Congenital human cytomegalovirus (HCMV) is a herpes virus infecting the majority of the world’s population. Even though it is relatively harmless to healthy individuals, it can be extremely dangerous for people whose immune systems have been compromised (e.g. in organ transplants) or not yet developed (foetuses and newborns). The focus of this research is HCMV infection before birth (in utero) or during birth (congenital infection). Even though relatively unknown to the public, it is the primary cause of long-term neurodevelopmental sequelae, including mental retardation, microcephaly and sensorineural hearing loss. Natural killer (NK) cells play an important role in control of CMV infection, and adaptive features of NK cells in response to CMV infection are recently being increasingly recognized. However, the extent to which congenital CMV infection affects and shapes NK-cell mediated immunity is largely unknown. To address this issue, we will use MCMV infected newborn mice and follow the impact of infection on the maturation and functional properties of NK cells.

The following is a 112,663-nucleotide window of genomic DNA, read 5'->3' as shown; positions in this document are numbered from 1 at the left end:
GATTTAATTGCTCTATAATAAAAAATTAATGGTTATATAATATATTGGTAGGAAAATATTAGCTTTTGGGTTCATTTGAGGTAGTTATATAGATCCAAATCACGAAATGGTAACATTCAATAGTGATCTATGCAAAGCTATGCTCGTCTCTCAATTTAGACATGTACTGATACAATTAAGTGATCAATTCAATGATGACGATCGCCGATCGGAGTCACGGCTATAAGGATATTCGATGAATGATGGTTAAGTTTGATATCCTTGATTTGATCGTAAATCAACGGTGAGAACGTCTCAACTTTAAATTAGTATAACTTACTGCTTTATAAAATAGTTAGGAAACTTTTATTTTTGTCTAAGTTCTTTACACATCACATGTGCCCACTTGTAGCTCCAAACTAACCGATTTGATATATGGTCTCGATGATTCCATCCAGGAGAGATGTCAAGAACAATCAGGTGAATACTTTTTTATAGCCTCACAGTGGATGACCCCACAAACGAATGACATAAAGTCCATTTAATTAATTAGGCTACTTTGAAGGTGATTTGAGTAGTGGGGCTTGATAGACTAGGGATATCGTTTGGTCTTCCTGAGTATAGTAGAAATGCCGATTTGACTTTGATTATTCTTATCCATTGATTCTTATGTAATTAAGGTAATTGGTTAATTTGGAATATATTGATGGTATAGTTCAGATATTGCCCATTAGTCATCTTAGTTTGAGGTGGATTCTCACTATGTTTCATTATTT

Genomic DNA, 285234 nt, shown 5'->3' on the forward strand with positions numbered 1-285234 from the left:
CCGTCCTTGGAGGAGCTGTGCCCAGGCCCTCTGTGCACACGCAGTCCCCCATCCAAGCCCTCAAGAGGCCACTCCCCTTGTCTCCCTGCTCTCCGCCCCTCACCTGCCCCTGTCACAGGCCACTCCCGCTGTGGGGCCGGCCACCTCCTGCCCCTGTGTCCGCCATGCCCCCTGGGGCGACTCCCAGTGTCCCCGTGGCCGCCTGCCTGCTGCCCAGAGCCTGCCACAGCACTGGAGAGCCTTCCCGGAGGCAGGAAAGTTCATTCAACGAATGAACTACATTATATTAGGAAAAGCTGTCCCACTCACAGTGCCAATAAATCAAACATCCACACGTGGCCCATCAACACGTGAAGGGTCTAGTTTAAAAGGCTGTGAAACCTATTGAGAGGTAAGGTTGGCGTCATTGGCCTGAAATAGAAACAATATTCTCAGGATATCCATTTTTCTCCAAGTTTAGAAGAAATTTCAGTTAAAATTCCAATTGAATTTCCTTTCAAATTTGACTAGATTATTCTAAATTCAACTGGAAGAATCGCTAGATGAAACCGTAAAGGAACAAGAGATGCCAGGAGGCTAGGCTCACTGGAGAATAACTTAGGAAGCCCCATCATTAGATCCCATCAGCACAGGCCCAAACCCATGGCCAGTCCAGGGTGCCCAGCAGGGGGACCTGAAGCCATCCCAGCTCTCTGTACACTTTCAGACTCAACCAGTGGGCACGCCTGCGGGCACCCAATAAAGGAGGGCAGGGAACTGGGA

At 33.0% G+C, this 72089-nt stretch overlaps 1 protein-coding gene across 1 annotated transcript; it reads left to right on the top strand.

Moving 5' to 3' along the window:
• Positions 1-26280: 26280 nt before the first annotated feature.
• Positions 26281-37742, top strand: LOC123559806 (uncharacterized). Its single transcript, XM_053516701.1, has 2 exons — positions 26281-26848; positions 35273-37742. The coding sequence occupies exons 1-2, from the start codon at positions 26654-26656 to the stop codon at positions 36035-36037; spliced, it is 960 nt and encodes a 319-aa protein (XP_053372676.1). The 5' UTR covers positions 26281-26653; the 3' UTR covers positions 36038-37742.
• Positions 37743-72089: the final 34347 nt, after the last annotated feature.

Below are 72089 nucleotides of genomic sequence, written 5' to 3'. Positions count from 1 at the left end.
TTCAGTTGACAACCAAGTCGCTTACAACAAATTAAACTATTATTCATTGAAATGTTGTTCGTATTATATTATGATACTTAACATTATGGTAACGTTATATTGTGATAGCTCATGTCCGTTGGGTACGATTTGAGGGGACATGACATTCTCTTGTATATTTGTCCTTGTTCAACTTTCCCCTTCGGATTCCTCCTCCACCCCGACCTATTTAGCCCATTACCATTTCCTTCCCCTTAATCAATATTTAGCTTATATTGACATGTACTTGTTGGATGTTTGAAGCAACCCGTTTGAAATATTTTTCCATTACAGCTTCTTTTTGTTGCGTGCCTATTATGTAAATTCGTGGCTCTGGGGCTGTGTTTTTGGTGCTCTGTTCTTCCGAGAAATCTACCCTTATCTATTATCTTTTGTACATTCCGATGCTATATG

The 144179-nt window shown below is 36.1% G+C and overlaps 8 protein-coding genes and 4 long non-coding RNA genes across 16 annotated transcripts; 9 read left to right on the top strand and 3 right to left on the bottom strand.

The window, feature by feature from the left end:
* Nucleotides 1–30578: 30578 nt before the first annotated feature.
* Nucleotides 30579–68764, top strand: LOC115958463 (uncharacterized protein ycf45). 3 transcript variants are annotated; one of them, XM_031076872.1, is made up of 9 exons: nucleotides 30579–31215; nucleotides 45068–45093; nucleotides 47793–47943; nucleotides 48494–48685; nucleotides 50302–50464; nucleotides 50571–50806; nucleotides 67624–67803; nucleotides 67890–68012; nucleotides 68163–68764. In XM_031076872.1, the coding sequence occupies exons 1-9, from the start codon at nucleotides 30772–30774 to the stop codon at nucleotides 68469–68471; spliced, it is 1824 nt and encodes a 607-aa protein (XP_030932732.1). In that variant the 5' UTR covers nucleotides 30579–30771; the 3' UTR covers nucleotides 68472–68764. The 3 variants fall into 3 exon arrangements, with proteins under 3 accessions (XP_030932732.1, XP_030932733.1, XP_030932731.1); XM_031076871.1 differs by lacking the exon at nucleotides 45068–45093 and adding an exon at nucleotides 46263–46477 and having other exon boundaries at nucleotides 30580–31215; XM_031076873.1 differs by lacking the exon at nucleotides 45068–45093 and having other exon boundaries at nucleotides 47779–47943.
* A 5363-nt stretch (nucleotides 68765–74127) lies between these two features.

The goal of this project is to characterize functional, phenotypic and transcriptional changes in NK cells following perinatal MCMV infection. Furthermore, the goal is to characterize the factors and mechanisms that induce NK cell exhaustion and to determine if NK cell exhaustion can be prevented or reverted. In addition, in the proposed study we will determine the role of NK cells in MCMV control and virus induced pathology in newborn mice.
The project entails collaboration with several international research groups from the USA and Germany as well as clinical centres in Zagreb and Rijeka. The proposed research is an important step towards better understanding of pathogenesis of congenital CMV infection, but will as well contribute to better understanding of NK cell biology in general, in pathological conditions in particular.